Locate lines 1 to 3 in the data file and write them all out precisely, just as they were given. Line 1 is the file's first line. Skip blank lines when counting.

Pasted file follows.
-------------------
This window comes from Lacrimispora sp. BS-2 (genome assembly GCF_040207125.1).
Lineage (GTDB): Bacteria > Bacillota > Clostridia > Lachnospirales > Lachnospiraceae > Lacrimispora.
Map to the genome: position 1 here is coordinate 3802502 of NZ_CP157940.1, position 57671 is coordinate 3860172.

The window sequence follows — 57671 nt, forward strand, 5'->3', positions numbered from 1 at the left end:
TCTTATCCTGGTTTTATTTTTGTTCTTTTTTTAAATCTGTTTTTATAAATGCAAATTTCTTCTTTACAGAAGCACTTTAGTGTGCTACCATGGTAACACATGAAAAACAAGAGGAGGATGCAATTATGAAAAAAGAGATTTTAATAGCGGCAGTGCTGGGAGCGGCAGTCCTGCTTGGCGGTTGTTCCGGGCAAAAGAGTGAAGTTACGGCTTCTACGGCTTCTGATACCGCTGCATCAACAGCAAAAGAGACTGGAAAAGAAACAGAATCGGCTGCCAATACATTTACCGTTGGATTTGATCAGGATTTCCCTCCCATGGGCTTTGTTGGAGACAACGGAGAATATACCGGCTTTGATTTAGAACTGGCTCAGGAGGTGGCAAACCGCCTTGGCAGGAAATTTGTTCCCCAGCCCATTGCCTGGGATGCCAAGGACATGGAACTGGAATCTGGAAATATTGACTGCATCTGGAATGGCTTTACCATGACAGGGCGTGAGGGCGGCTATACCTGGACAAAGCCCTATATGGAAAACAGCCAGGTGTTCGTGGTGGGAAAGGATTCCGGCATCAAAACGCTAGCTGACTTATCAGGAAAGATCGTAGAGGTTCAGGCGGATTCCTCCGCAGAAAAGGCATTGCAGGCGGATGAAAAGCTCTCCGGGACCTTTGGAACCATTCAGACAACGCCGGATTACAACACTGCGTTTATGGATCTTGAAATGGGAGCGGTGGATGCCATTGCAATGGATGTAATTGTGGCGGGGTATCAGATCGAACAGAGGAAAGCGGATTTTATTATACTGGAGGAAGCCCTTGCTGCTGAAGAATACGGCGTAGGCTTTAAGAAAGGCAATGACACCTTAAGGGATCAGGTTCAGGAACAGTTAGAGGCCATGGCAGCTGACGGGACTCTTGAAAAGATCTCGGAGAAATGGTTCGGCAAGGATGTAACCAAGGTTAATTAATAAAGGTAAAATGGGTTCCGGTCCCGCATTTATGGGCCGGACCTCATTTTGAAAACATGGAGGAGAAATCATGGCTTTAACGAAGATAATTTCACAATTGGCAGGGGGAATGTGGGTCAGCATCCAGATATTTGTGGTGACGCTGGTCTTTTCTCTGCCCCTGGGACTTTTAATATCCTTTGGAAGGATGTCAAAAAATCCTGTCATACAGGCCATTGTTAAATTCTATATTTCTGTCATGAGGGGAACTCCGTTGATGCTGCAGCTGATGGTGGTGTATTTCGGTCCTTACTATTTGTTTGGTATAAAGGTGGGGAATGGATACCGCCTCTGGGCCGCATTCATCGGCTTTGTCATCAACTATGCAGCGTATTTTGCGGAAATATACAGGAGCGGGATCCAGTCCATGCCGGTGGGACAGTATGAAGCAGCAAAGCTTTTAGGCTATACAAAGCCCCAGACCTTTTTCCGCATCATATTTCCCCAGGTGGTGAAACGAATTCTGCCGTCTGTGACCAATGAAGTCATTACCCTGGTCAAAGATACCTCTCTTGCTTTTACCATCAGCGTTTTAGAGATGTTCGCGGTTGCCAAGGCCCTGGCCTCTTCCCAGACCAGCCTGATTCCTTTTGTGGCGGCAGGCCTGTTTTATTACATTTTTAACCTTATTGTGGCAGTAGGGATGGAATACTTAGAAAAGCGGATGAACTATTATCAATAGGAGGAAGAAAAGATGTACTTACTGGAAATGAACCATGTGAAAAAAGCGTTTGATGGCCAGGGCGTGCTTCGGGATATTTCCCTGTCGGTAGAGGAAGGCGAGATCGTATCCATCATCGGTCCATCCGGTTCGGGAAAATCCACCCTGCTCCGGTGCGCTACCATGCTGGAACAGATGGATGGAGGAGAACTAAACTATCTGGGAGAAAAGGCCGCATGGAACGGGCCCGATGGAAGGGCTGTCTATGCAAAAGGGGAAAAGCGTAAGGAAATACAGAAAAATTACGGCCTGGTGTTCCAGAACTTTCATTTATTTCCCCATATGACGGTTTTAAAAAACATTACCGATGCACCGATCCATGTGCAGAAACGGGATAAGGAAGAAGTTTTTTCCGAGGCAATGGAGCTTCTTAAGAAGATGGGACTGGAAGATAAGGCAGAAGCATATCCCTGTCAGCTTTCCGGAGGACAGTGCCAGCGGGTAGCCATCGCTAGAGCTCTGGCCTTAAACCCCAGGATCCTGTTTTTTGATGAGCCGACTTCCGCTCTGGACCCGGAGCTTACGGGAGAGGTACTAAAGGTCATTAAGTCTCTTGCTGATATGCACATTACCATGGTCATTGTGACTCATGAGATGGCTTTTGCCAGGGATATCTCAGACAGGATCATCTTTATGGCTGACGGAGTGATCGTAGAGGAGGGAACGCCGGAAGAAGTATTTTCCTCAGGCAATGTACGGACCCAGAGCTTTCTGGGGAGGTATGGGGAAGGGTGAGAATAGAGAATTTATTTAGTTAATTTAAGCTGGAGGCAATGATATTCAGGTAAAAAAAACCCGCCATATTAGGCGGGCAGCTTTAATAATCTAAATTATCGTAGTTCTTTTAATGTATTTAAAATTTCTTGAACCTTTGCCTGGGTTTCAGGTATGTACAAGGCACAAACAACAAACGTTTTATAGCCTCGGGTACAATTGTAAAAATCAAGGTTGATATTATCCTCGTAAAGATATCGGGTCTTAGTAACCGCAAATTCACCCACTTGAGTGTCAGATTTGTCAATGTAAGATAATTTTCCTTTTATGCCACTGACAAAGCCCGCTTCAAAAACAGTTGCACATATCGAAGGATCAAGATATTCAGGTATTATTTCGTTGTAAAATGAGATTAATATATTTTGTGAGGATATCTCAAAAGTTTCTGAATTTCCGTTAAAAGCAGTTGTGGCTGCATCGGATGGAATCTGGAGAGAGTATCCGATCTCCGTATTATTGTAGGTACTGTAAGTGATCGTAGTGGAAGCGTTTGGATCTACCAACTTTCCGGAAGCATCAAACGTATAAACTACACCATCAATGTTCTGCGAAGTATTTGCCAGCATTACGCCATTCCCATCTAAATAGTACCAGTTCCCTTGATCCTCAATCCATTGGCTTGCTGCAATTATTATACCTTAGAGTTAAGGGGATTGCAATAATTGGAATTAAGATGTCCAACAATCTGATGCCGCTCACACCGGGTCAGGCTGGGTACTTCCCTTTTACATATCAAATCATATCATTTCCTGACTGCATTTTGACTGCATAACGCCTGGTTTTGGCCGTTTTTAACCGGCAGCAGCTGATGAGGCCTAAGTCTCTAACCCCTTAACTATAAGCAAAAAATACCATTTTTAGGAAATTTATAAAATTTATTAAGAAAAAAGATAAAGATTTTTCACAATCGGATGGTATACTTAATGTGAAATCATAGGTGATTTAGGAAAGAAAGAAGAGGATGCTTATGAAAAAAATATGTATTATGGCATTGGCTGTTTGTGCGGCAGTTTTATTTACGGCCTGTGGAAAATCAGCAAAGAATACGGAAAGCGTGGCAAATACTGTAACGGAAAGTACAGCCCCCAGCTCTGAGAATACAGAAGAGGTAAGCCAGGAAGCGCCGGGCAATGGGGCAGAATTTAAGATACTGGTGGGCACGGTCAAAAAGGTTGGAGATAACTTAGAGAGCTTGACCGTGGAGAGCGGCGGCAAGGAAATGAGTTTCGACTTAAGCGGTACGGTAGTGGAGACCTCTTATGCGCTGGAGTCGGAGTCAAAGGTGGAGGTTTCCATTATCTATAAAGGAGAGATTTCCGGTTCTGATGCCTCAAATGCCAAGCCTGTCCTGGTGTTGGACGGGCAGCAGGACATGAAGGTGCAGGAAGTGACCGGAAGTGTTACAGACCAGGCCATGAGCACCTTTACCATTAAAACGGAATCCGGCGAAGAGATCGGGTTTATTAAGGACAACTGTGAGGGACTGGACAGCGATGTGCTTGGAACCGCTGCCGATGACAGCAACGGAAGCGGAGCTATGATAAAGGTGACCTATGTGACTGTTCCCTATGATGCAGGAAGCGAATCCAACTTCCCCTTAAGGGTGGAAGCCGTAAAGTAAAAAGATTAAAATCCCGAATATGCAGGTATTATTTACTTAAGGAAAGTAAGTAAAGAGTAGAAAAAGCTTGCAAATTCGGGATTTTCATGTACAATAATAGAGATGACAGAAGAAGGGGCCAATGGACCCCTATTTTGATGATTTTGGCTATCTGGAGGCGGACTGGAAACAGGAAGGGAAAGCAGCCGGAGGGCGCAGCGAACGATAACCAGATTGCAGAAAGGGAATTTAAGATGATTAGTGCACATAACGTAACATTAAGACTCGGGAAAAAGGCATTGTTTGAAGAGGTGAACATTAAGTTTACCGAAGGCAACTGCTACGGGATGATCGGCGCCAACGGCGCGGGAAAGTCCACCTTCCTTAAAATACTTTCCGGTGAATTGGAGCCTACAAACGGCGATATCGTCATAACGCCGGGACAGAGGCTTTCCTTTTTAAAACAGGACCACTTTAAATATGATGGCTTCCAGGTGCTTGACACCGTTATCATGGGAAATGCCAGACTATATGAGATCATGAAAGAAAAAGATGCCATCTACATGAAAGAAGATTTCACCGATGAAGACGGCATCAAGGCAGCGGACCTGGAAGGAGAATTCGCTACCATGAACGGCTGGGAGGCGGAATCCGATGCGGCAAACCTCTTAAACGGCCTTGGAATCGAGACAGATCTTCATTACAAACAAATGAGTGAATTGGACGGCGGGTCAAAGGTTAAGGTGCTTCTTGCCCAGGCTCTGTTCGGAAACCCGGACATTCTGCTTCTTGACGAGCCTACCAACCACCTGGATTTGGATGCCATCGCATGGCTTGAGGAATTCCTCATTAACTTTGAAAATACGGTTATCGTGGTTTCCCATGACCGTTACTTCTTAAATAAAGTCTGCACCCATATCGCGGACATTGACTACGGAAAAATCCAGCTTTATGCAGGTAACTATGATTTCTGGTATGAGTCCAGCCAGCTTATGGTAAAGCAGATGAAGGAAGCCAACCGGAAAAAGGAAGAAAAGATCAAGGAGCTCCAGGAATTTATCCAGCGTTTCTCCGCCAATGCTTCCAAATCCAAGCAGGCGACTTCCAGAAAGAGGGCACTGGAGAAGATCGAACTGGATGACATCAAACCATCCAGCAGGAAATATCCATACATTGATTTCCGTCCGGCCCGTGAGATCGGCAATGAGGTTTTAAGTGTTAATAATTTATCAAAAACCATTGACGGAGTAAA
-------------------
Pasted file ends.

This window comes from Lacrimispora sp. BS-2 (genome assembly GCF_040207125.1).
Lineage (GTDB): Bacteria > Bacillota > Clostridia > Lachnospirales > Lachnospiraceae > Lacrimispora.
Map to the genome: position 1 here is coordinate 3802502 of NZ_CP157940.1, position 57671 is coordinate 3860172.